- Associated Press
Iranian state TV on Monday aired the launch of the country's newest satellite-carrying rocket, which it said was able to reach a height of 500 kilometers (310 miles). The rocket, named Zuljanah for the horse of Imam Hussein, the grandson of the Prophet Muhammad, did not launch a satellite into orbit. The satellite carrier is 25.5 meters (84 feet) long and weighs 52 tons.
Environmentalists and labor unions that threw their support behind U.S. President Joseph Biden now find themselves on the opposite sides of a battle over the construction of big pipeline projects between Canada and the United States. The United States is the world's largest producer of oil and gas. Biden's administration aims to transition the U.S. economy towards net-zero carbon emissions by 2050, and his initial moves towards that goal included cancelling a permit for the Keystone XL crude oil pipeline (KXL) and reducing oil-and-gas leasing.
- The Independent
Health officials told The New York Times that morale was at an ‘all-time low’ in the state’s Health Department
- The Week
Trump's impeachment defense is out. Bannon is reportedly encouraging him to go to the Senate himself.
Five attorneys who were prepared to defend former President Donald Trump in his upcoming Senate impeachment trial have departed his legal team, people familiar with the situation confirmed to CNN and The New York Times. Butch Bowers and Deborah Barbier, who were expected to be two of the lead attorneys, are out, as are Josh Howard, Johnny Gasser, and Greg Harris. No other attorneys have announced they were involved with the case, so it appears that, for now, Trump is defenseless. The lawyers reportedly left because of a disagreement over legal strategy. Trump reportedly wanted them to push his unfounded claims of widespread voter fraud in last year's presidential election rather than focus on whether convicting a former president after he's out of office is constitutional, an argument that appears to be the consensus among Republicans and the reason he'll likely be acquitted. Bowers, a source said, lacked chemistry with Trump and the decision to leave was reportedly mutual. It's unclear where Trump will go from here — his personal attorney Rudy Giuliani reportedly wants to take the case, but he's a potential witness in the trial because he spoke at the rally preceding the deadly Capitol riot Trump is accused of inciting, and the Times notes "almost all" of Trump's advisers blame Giuliani for the impeachment in the first place. Considering GOP senators have signaled they won't vote to convict, some are wondering why Trump would even bother spending money on attorneys at all at this point. And here is a statement Trump has made to advisers almost verbatim > https://t.co/zktWOIrUD6 — Maggie Haberman (@maggieNYT) January 31, 2021 Stephen Bannon, Trump's former chief strategist, thinks the former president should go the Senate himself because "he's the only one who can sell it." However, aides are reportedly against the idea. Read more at The New York Times and CNN. More stories from theweek.comRochester police seen pepper spraying handcuffed, screaming 9-year-old girl in body camera videoRise of the Barstool conservativesEric Trump reportedly wagered Election Day that his father would win 320 electoral votes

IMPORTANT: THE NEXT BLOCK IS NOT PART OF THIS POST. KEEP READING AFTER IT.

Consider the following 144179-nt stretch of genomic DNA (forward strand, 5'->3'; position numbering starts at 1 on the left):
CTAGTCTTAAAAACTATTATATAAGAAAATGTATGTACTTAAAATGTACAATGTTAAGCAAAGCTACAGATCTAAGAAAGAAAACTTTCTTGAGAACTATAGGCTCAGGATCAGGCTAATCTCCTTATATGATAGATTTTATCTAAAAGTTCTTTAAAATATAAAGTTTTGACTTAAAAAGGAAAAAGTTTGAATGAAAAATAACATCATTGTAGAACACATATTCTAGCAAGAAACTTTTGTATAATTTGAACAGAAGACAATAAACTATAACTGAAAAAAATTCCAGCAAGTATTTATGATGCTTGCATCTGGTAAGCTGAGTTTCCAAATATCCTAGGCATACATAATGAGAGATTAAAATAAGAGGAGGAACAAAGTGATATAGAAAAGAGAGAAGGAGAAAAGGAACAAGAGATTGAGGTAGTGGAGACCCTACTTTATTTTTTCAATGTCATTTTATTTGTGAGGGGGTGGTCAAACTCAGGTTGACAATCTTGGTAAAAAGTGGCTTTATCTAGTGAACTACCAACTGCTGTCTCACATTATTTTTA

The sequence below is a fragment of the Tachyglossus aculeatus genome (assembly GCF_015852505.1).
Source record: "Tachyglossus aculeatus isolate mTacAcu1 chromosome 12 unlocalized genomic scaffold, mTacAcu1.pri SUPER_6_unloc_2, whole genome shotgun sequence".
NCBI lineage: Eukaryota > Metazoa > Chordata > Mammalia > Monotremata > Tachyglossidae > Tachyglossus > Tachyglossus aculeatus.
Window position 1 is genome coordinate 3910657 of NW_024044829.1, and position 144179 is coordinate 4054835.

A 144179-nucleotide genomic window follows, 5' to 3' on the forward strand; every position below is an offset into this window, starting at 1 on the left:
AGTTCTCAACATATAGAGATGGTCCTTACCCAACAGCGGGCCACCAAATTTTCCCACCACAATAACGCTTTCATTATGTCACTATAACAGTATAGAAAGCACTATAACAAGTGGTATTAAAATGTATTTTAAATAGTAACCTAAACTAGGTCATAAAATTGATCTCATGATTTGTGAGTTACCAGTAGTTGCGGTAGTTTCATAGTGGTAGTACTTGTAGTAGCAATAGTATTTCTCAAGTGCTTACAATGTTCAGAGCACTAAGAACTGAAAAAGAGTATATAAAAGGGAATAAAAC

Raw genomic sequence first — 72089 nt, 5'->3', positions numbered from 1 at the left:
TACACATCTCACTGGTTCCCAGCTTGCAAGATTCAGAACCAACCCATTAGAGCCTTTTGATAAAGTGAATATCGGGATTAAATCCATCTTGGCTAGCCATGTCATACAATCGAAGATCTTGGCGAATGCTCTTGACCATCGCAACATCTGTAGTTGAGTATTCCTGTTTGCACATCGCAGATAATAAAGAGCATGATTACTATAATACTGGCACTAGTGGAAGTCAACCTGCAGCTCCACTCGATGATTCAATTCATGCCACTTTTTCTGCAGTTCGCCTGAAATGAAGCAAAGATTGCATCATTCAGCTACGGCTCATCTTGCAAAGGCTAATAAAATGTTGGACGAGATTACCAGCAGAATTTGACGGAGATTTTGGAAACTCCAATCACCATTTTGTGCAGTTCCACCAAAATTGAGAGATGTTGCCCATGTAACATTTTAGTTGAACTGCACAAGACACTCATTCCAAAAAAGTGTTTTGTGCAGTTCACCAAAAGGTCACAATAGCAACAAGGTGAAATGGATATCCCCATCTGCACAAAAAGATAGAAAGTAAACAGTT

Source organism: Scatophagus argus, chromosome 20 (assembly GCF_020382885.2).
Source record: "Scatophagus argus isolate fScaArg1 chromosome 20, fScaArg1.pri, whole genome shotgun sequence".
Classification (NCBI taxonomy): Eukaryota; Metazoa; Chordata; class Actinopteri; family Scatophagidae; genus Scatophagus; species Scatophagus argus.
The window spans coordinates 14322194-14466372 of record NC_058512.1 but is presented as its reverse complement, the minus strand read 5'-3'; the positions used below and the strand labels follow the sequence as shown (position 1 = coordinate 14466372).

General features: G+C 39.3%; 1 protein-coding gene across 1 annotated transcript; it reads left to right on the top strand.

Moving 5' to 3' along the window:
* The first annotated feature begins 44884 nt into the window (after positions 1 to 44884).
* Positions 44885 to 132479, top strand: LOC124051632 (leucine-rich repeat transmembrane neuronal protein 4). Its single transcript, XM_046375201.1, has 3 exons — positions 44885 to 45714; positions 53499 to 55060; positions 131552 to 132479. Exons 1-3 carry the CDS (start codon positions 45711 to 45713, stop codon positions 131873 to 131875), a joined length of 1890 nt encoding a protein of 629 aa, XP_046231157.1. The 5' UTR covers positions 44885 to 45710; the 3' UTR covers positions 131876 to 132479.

- Associated Press
Trial lawyer Robert Fisher is handling one of America’s most prominent counterintelligence cases, defending an MIT scientist charged with secretly helping China. The new rules for filing sensitive documents are one of the clearest ways the hack has affected the court system. It's also not clear that the intrusion has been stopped, prompting the rules on paper filings.
- National Review